- Choose a database and backend stack
- Write a REST API on top of your database
- Create an authentication mechanism, with e-mail verification, etc
- Get a few volunteers to host an instance of the backend (and pay for the necessary infrastructure)
- And finally: build a frontend where users can sign up and start writing
OneDB takes care of the first four points. All you have to do is build a beautiful frontend that your users will enjoy. Data storage, validation, access control, and authentication are taken care of by the existing network of OneDB instances.
The best part is, you can deploy your frontend for free (e.g. on GitHub pages), and you don’t have to worry about hosting a backend. This means that, for the first time ever, you can build scalable, cloud-enabled applications without paying a dime.
A Better User Experience
The OneDB login experience is very similar to OAuth, which will be familiar to any user who has logged into a website with their Facebook, Twitter, or Google account.
Say you’ve just come across a great new federated microblogging app, Tooter. You’ll probably see a login form like this:
When you click “Log In”, you’ll be taken to the OneDB instance of your choice, where you’ll enter your credentials:
Similar to OAuth 2.0, you’ll see the list of permissions the app has requested:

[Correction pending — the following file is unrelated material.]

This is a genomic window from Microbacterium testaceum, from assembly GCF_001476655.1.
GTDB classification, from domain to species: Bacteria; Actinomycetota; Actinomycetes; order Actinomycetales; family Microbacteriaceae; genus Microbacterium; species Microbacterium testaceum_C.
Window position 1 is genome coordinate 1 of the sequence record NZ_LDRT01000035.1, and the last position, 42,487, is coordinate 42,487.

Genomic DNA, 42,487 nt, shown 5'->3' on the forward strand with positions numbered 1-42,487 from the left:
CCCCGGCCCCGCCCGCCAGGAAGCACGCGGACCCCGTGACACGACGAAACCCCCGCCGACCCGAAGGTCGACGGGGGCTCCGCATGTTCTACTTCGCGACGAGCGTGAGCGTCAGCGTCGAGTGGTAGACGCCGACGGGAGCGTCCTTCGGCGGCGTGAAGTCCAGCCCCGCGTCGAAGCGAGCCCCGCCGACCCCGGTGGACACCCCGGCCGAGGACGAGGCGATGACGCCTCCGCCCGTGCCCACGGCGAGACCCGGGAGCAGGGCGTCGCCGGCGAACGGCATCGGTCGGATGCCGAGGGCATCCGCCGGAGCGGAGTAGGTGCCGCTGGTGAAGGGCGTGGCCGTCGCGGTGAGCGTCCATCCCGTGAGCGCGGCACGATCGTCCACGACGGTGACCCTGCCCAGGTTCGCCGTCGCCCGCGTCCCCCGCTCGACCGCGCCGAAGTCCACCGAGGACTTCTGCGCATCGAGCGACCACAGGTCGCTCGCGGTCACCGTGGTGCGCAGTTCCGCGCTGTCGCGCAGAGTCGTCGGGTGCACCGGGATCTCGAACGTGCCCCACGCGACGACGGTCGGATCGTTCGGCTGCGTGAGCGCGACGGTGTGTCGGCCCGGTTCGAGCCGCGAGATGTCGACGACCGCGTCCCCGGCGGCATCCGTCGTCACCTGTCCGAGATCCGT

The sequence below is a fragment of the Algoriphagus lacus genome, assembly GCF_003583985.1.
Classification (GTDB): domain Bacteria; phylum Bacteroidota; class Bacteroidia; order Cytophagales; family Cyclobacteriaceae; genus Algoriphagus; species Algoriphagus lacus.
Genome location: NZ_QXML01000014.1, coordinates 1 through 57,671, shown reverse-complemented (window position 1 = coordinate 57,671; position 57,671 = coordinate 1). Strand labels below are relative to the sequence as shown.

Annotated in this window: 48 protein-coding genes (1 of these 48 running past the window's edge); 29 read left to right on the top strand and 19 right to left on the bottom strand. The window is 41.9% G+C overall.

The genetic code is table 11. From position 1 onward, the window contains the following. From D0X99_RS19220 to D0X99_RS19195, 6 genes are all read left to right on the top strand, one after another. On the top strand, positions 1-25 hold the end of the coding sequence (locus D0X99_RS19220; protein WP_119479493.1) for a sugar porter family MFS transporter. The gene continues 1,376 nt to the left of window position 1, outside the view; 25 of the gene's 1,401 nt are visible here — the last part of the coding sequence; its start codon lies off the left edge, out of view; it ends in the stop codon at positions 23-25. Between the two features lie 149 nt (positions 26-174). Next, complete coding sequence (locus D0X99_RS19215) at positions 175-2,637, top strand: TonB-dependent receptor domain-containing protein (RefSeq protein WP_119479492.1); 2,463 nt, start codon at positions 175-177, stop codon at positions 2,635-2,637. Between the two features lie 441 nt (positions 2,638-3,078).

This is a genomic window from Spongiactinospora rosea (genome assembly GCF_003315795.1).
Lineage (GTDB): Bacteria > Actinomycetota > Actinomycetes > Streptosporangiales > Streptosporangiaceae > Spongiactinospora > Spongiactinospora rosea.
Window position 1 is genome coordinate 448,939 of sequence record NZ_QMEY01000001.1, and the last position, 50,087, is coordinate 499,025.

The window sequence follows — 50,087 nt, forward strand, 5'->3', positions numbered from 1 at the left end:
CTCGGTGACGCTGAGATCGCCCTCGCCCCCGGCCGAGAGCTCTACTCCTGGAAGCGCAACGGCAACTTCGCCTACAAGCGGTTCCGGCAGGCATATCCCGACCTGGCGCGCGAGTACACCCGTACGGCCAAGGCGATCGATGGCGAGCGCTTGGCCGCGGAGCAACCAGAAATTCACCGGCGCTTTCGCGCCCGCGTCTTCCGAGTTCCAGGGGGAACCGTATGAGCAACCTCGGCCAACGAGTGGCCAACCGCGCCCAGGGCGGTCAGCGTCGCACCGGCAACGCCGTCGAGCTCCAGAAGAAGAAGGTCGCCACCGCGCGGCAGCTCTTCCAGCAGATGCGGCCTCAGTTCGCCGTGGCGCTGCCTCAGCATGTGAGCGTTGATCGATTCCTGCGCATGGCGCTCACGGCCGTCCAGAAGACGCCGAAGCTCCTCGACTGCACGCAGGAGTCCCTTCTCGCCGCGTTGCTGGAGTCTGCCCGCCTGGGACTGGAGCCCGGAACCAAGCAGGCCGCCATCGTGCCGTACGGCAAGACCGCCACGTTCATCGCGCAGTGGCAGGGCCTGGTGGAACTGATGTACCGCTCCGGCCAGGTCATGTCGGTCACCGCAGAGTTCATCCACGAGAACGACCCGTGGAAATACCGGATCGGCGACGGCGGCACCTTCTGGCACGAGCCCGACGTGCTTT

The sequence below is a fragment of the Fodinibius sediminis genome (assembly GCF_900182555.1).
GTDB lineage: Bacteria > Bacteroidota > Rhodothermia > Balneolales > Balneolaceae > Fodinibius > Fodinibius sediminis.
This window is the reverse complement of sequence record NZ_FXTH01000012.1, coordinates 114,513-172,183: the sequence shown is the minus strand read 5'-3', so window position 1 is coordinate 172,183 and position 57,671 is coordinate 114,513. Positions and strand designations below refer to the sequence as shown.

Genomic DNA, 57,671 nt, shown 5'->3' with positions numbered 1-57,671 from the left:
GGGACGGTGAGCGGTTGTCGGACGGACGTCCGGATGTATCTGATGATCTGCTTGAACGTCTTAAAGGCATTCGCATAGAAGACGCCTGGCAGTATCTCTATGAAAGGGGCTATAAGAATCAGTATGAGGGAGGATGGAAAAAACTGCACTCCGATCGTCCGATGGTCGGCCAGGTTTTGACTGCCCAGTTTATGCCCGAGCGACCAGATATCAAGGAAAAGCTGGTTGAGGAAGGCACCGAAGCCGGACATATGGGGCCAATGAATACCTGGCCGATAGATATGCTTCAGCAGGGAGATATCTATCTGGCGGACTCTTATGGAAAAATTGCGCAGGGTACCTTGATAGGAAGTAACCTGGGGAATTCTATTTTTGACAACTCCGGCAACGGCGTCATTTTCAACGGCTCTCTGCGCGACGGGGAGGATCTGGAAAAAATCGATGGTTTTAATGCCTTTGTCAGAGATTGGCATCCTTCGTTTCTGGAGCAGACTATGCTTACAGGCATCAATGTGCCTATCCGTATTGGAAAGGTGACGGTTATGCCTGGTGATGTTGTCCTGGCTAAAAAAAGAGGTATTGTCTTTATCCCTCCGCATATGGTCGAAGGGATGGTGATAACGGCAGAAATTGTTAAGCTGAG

Once you click “Allow”, the app receives an access token which allows it to interact with your
microblog data. You can also log into the Data Explorer at data.one-db.org later on to see exactly what is being stored, as well as modify and delete data that you own.
If you want to get a better feel for the OneDB experience check out a few sample apps:
A Better Developer Experience
With OneDB, our aim is to provide all the ease-of-use that comes with Firebase, but without the lock-in or monetary costs. We’ll refrain from diving too deeply into all the features of OneDB, but here’s a taste:
You can check out the documentation to learn more about the OneDB developer experience.
Unleashing the Data
As we pointed out above, Twitter has been facing some difficulties lately. So why haven’t Twitter users abandoned ship for Mastodon or another microblogging service? The answer is simple: they’ve built their following on Twitter, and they can’t take it with them. Even though the users are the ones who created all the content on Twitter, Twitter owns that content, and they won’t just give it over to their competitors. That content gives them a legal monopoly.
But when applications are built on OneDB, the users own the data, and there’s nothing that forces them into a particular app or user interface. Anyone can come along and build a new app that interacts with
microblog data — all the user has to do is give the new app permission to access their data on the OneDB instance they’ve been using.